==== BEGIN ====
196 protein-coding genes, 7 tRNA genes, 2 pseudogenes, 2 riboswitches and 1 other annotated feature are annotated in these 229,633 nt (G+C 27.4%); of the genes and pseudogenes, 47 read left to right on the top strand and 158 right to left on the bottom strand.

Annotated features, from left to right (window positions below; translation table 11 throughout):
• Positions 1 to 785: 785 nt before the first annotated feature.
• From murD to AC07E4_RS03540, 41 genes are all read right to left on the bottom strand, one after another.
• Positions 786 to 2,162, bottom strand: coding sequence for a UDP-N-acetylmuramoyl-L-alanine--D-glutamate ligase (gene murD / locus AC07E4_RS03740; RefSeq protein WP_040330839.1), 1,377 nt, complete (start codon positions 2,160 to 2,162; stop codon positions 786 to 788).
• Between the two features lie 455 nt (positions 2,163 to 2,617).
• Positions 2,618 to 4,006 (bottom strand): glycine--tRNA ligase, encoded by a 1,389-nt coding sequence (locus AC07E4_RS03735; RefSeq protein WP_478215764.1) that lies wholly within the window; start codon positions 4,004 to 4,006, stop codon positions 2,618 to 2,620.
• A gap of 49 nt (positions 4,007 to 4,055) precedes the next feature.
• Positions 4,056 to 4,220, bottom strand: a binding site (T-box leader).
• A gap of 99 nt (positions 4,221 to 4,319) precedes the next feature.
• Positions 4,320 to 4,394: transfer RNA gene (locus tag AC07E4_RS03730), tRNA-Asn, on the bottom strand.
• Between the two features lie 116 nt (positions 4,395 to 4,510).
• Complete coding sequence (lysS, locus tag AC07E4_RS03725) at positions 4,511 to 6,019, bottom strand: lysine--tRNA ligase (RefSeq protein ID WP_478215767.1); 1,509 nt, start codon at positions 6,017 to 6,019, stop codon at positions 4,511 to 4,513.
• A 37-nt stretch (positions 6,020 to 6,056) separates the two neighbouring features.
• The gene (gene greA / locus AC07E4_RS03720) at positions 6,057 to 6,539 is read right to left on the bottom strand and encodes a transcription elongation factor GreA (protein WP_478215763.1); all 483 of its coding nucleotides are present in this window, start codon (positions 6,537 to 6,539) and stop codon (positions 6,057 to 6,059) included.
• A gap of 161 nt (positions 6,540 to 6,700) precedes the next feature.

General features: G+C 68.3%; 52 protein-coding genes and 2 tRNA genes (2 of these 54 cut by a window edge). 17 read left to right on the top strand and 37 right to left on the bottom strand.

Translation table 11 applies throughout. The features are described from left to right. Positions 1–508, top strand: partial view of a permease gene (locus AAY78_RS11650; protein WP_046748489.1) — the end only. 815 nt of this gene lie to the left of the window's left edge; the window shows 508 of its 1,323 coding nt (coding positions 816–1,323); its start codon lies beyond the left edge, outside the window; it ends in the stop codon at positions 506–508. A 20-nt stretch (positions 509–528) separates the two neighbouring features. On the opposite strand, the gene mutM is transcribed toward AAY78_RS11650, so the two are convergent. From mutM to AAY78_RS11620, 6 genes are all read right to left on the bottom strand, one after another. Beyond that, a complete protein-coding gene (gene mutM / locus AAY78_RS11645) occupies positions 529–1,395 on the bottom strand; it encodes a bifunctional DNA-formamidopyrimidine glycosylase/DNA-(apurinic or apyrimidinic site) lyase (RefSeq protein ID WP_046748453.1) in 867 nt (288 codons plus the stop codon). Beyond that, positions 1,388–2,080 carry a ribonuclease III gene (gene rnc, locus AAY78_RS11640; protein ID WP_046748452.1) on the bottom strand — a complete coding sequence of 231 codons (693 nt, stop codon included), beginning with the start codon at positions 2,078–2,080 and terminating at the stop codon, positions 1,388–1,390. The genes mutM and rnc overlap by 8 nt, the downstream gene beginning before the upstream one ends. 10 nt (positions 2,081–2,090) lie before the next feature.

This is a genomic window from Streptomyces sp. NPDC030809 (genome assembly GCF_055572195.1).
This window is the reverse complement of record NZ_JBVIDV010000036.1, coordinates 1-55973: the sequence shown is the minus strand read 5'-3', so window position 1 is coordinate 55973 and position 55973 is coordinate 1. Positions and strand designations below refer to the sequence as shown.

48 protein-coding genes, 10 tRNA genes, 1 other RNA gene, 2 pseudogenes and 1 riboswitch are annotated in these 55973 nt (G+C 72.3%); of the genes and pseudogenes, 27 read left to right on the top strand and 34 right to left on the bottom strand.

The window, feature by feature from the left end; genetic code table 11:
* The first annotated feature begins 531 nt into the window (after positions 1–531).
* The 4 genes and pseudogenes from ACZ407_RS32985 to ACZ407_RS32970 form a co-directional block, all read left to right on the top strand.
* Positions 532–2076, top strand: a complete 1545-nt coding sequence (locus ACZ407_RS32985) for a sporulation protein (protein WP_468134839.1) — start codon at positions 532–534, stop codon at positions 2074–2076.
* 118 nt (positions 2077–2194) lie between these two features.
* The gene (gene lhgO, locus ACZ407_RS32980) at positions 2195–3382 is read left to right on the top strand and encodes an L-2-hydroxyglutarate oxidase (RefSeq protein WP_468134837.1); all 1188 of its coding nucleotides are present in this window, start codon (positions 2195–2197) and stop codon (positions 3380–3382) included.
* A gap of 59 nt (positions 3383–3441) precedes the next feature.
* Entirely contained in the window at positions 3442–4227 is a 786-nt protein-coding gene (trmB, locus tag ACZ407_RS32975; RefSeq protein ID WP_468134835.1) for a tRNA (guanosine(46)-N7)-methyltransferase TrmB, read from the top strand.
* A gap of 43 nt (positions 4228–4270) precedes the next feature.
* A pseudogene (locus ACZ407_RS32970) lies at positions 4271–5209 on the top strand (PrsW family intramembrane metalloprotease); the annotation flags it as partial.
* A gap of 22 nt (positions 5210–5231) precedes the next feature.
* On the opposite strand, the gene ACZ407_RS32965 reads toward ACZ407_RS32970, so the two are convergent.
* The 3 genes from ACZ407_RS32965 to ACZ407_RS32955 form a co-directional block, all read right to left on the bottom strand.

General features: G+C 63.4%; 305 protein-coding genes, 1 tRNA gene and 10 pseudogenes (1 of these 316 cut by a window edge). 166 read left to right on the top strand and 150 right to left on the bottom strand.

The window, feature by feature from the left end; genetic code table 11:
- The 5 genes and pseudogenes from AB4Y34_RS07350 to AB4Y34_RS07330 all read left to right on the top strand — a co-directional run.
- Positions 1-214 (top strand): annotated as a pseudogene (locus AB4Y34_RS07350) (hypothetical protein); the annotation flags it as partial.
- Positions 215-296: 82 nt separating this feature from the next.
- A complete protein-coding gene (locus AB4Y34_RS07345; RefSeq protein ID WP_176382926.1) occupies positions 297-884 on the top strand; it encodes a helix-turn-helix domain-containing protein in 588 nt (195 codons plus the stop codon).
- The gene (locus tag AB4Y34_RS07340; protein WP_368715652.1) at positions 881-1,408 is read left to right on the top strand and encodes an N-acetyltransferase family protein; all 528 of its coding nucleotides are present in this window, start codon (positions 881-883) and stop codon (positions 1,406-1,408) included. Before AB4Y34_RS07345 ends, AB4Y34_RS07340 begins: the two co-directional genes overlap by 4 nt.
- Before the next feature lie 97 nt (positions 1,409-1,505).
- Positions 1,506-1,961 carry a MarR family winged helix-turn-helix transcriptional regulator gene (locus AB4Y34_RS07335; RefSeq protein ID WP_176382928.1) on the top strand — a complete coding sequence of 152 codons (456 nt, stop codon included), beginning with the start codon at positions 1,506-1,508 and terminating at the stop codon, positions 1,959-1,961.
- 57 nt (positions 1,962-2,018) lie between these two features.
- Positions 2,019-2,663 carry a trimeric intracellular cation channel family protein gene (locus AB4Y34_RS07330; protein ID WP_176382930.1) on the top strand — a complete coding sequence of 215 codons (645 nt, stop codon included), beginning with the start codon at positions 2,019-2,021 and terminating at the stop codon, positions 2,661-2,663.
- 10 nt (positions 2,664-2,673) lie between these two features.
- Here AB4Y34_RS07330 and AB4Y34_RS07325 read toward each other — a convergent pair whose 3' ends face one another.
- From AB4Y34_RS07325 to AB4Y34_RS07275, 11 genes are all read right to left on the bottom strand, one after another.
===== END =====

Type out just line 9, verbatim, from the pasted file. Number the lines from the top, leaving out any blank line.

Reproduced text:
• Positions 4,056 to 4,220, bottom strand: a binding site (T-box leader).